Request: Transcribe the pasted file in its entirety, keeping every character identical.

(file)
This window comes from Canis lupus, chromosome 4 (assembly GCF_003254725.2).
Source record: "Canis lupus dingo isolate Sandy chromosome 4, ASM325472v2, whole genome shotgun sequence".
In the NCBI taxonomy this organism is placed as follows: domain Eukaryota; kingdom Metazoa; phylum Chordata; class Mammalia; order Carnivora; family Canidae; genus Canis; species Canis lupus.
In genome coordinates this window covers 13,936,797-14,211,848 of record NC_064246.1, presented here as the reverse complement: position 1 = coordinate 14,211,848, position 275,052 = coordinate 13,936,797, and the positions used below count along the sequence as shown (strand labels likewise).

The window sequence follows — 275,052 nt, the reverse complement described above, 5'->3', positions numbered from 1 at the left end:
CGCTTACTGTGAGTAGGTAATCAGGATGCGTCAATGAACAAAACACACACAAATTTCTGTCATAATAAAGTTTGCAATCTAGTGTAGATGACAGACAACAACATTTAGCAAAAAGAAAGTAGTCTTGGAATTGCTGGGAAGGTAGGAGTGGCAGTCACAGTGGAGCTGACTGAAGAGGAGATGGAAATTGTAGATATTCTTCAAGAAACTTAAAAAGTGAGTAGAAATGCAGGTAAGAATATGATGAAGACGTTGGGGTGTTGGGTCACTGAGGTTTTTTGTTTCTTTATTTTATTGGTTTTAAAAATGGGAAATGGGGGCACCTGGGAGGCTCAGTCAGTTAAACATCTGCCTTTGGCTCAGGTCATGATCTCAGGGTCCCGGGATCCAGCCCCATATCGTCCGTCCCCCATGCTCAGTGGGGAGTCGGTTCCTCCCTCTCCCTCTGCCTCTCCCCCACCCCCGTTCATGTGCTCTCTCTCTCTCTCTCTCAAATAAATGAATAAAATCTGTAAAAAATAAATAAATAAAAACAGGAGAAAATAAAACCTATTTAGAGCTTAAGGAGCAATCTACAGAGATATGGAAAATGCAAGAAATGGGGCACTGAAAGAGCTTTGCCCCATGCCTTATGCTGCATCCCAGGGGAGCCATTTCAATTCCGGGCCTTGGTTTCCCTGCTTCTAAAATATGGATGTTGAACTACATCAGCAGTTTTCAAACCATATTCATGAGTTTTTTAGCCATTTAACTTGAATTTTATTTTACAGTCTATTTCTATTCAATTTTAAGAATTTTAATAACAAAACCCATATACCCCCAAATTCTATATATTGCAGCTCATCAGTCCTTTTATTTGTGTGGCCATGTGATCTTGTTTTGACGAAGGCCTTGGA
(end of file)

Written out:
This window comes from Canis lupus, chromosome 4 (assembly GCF_003254725.2).
Source record: "Canis lupus dingo isolate Sandy chromosome 4, ASM325472v2, whole genome shotgun sequence".
In the NCBI taxonomy this organism is placed as follows: domain Eukaryota; kingdom Metazoa; phylum Chordata; class Mammalia; order Carnivora; family Canidae; genus Canis; species Canis lupus.
In genome coordinates this window covers 13,936,797-14,211,848 of record NC_064246.1, presented here as the reverse complement: position 1 = coordinate 14,211,848, position 275,052 = coordinate 13,936,797, and the positions used below count along the sequence as shown (strand labels likewise).

The window sequence follows — 275,052 nt, the reverse complement described above, 5'->3', positions numbered from 1 at the left end:
CGCTTACTGTGAGTAGGTAATCAGGATGCGTCAATGAACAAAACACACACAAATTTCTGTCATAATAAAGTTTGCAATCTAGTGTAGATGACAGACAACAACATTTAGCAAAAAGAAAGTAGTCTTGGAATTGCTGGGAAGGTAGGAGTGGCAGTCACAGTGGAGCTGACTGAAGAGGAGATGGAAATTGTAGATATTCTTCAAGAAACTTAAAAAGTGAGTAGAAATGCAGGTAAGAATATGATGAAGACGTTGGGGTGTTGGGTCACTGAGGTTTTTTGTTTCTTTATTTTATTGGTTTTAAAAATGGGAAATGGGGGCACCTGGGAGGCTCAGTCAGTTAAACATCTGCCTTTGGCTCAGGTCATGATCTCAGGGTCCCGGGATCCAGCCCCATATCGTCCGTCCCCCATGCTCAGTGGGGAGTCGGTTCCTCCCTCTCCCTCTGCCTCTCCCCCACCCCCGTTCATGTGCTCTCTCTCTCTCTCTCTCAAATAAATGAATAAAATCTGTAAAAAATAAATAAATAAAAACAGGAGAAAATAAAACCTATTTAGAGCTTAAGGAGCAATCTACAGAGATATGGAAAATGCAAGAAATGGGGCACTGAAAGAGCTTTGCCCCATGCCTTATGCTGCATCCCAGGGGAGCCATTTCAATTCCGGGCCTTGGTTTCCCTGCTTCTAAAATATGGATGTTGAACTACATCAGCAGTTTTCAAACCATATTCATGAGTTTTTTAGCCATTTAACTTGAATTTTATTTTACAGTCTATTTCTATTCAATTTTAAGAATTTTAATAACAAAACCCATATACCCCCAAATTCTATATATTGCAGCTCATCAGTCCTTTTATTTGTGTGGCCATGTGATCTTGTTTTGACGAAGGCCTTGGA